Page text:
RETINAL detachment occurs when fluid accumulates between the retina and the pigment epithelium (Fig 1). In primary retinal detachment, fluid passes through a tear or break in the retina, elevating the sensory retina away from the pigment epithelium.
In secondary detachment, no break is present and the sensory retina separates from the pigment epithelium by traction (such as in diabetes) or by exudation of fluid into the subretinal space. Secondary retinal detachment may be associated with choroidal tumors, Harada's disease, and a variety of other systemic disorders. Since the retinal detachment has developed as a result of a systemic disease, treatment of the underlying systemic process may result in improvement in the detachment and retinal surgery is not indicated.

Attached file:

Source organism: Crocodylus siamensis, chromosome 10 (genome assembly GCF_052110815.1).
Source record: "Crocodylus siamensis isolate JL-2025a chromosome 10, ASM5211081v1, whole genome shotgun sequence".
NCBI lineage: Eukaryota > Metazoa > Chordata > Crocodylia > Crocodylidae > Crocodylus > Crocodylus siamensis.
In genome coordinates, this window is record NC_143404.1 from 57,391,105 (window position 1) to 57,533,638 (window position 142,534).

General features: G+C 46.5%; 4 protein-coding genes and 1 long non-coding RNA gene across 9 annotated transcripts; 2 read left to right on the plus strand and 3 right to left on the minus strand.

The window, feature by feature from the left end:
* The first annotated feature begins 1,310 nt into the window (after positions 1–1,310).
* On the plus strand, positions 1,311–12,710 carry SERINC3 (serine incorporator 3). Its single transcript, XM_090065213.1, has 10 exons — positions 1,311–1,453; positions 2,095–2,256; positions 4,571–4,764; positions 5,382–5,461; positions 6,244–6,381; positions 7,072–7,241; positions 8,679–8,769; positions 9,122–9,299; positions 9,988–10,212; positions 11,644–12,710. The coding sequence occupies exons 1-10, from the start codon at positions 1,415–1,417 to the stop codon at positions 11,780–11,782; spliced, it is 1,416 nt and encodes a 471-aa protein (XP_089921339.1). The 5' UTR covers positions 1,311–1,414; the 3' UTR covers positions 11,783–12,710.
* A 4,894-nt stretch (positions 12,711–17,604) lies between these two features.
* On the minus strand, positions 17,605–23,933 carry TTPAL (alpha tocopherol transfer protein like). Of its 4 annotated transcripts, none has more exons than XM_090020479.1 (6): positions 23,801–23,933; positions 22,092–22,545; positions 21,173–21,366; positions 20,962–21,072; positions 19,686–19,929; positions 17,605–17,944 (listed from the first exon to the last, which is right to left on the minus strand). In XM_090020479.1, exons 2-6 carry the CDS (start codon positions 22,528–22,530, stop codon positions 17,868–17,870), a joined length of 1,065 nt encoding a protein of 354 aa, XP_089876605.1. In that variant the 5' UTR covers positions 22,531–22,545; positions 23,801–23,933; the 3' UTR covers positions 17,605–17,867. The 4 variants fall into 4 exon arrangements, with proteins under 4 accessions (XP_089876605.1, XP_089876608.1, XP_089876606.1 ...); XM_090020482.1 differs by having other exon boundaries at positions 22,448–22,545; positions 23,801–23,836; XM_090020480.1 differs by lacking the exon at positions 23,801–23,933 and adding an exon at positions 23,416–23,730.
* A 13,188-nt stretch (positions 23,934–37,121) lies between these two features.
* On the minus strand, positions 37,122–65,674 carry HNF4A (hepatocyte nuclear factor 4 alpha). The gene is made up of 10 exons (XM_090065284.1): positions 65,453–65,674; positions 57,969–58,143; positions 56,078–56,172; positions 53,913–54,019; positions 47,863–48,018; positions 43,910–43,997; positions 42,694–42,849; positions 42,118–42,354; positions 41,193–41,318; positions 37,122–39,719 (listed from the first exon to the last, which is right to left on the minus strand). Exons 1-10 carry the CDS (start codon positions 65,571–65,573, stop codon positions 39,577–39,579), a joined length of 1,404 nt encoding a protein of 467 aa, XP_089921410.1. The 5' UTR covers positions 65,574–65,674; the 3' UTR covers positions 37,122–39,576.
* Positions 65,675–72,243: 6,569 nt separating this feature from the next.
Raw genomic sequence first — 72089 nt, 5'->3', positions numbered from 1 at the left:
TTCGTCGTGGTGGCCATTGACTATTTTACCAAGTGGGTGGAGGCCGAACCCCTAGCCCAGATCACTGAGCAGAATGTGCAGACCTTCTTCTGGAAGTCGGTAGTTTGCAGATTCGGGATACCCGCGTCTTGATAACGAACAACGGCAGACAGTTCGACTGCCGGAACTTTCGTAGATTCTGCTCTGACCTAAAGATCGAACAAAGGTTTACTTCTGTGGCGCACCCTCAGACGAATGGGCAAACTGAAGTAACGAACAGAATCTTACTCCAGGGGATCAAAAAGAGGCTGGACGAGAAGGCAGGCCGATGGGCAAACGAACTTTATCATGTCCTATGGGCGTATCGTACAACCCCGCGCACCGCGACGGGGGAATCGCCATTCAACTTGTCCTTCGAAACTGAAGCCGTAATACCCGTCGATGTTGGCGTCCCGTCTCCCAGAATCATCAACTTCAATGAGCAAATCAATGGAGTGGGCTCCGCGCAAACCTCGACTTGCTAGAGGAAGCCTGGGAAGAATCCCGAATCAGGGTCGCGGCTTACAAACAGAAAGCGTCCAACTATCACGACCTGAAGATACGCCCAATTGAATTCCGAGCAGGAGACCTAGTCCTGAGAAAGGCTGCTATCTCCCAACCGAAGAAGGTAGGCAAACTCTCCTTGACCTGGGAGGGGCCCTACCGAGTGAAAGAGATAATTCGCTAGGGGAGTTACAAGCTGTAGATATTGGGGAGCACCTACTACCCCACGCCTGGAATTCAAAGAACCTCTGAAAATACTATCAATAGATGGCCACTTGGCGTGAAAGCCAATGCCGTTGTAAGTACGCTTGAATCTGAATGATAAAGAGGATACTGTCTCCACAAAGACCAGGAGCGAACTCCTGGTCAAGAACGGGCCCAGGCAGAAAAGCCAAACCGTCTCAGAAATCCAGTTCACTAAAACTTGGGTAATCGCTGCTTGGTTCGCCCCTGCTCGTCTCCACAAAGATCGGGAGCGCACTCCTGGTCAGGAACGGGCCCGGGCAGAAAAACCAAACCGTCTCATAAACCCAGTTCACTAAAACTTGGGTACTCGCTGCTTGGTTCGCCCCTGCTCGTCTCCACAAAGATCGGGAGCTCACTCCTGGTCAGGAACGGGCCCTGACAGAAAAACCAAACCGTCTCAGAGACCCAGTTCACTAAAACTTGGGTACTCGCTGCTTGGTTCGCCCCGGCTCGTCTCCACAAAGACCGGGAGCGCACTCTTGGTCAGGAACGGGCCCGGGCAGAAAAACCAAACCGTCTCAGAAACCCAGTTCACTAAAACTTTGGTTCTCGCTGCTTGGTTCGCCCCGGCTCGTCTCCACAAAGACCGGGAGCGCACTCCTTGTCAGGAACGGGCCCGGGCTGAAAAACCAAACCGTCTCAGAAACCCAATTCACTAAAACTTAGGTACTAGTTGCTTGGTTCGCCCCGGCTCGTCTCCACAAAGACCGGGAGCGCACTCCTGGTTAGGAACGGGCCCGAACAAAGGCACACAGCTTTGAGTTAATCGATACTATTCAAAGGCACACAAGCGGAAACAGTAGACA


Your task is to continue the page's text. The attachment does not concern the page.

Historically, retinal detachment has been recognized for several centuries, but it was not until this century that surgical advances improved the prognosis from an incurable condition to one with highly successful
Marcus DF, Bovino JA. Retinal Detachment. JAMA. 1982;247(6):873–875. doi:10.1001/jama.1982.03320310101051
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